Life in Hampton Roads Survey No. 4: Neighborhood Flooding and Insurance
December 06, 2019
In this part of the 10th annual Life in Hampton Roads survey, which was conducted by Old Dominion University's Social Science Research Center, residents were asked about neighborhood flooding and flood insurance.
Respondents were asked whether they own or are in the process of buying their home, rent or have some other arrangement. Similar to past years, the majority of residents reported that they own or are in the process of buying their home (66.8%), marking the second-highest percentage in the past five years, only behind last year's percentage of 67.7. Another 28.6% indicated that they rent, while only 2.8% reported having another arrangement.
Respondents were asked whether recurrent flooding is a problem in their neighborhood. Only one in four respondents (24.9%) said it was. That was an 8.5-percentage-point decrease from 2018 (33.4%).
There were significant differences between the cities regarding the prevalence of recurrent flooding in neighborhoods. At the highest end, 39.3% of Portsmouth residents and 36.9% of Norfolk residents said that recurrent flooding is a problem in their neighborhood. At the other end of the spectrum, only 14.1% of Newport News residents and 12.0% of Suffolk residents said that recurrent flooding is a problem.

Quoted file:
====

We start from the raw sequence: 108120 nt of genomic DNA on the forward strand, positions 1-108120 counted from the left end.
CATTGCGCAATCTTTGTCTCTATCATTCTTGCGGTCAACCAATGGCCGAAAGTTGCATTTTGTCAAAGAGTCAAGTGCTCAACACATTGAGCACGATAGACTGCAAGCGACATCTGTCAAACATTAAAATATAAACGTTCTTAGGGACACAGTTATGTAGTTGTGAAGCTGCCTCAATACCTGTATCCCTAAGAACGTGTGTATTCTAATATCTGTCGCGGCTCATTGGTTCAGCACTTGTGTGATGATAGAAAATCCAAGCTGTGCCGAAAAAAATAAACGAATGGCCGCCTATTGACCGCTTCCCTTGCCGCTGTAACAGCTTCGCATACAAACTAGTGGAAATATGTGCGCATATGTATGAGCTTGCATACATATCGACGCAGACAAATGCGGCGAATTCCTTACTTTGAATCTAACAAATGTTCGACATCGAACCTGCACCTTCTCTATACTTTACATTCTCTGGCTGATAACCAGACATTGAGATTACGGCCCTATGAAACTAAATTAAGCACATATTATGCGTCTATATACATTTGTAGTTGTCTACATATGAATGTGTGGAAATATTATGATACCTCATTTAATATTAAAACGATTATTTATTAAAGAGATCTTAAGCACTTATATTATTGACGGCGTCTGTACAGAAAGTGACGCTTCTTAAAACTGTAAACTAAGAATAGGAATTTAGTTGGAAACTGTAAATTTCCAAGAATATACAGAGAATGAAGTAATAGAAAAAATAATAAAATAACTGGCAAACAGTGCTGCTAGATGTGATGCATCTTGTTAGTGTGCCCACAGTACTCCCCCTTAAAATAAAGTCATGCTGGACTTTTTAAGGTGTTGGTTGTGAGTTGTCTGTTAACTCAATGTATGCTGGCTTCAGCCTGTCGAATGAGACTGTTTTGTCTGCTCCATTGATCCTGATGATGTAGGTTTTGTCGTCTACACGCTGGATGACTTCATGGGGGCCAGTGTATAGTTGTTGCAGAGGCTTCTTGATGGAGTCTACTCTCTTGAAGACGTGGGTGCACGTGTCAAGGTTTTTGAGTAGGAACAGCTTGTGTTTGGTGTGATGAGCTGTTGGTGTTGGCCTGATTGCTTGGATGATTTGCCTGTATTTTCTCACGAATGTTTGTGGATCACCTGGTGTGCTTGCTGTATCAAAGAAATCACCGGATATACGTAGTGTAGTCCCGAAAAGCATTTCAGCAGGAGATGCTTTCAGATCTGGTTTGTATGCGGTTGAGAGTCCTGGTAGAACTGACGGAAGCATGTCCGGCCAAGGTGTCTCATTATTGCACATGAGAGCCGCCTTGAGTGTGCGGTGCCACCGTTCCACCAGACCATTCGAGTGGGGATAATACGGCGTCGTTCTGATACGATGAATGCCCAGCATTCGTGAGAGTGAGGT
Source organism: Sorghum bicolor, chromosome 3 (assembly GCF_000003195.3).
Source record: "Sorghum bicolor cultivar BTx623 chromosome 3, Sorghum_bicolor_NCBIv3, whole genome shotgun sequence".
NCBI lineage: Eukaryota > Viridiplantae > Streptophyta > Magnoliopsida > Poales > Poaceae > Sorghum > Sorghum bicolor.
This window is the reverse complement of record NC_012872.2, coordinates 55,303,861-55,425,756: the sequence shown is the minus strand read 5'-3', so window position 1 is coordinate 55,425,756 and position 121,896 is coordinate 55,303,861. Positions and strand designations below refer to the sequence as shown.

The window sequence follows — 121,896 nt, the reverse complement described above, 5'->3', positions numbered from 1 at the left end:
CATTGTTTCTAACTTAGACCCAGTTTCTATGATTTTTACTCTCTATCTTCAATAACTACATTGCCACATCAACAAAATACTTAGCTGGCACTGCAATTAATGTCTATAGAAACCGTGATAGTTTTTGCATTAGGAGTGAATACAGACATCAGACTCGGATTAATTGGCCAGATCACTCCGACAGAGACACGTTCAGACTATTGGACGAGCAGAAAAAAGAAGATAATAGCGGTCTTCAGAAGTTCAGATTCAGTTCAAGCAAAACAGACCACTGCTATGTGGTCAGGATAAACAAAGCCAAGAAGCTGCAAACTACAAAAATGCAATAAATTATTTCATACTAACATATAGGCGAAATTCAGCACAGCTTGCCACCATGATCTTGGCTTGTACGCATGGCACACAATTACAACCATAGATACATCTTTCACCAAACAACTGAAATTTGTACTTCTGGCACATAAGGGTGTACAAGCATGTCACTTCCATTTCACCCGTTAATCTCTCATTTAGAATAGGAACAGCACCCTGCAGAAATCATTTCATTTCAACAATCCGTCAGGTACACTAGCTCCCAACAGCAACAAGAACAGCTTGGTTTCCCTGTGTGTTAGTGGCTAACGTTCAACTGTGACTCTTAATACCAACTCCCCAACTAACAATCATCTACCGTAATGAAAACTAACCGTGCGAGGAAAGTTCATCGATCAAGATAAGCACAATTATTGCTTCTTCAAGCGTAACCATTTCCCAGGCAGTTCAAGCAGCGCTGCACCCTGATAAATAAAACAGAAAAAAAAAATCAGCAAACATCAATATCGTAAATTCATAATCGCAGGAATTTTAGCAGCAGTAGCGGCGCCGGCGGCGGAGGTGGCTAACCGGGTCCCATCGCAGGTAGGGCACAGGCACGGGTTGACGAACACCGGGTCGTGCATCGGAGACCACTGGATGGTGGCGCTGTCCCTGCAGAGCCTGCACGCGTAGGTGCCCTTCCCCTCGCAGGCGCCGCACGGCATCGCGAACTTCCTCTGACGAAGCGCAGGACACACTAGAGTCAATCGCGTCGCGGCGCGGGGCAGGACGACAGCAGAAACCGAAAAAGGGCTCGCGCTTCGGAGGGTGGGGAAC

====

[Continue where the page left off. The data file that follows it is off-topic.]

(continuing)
Only 17.0% of respondents said they live in a high-risk flood zone as designated by the National Flood Insurance Program. Another 7.7% did not know if they are in a high-risk zone.
Consistent with the past five years, 30.1% of respondents said that they do have flood insurance. Since 2015, this percentage has stayed between 30.1% (2017) and 37.4% (2015). Of those who do have flood insurance, more than half (54.8%) said their flood insurance is covered by a renter's or homeowner's policy. Another 39.9% said their flood insurance is covered by a separate policy they purchased from the National Flood Insurance Program.
Those who did have flood insurance were asked to provide the top three reasons why they purchased it. The most common answer was wanting to protect their property (36.9%), followed by their mortgage lender requires it (26.9%). Another 16.3% reported they bought insurance because they think their property is at risk from flooding.
Those who said they did not have flood insurance said the most common reasons for their decision was that they were not required to or are not in a flood zone (57.6%). Another 21.4% reported they do not think their property is at risk from flooding. Others said flood insurance is too expensive (12.5%) or gave some other reason (12.3%).
The Life in Hampton Roads Data report and press releases will be placed on the Social Science Research Center website as they are released (http://www.odu.edu/al/centers/ssrc). Follow-up questions about the 2019 Life in Hampton Roads survey should be addressed to:
Tancy Vandecar-Burdin, PhD
The Social Science Research Center
Old Dominion University
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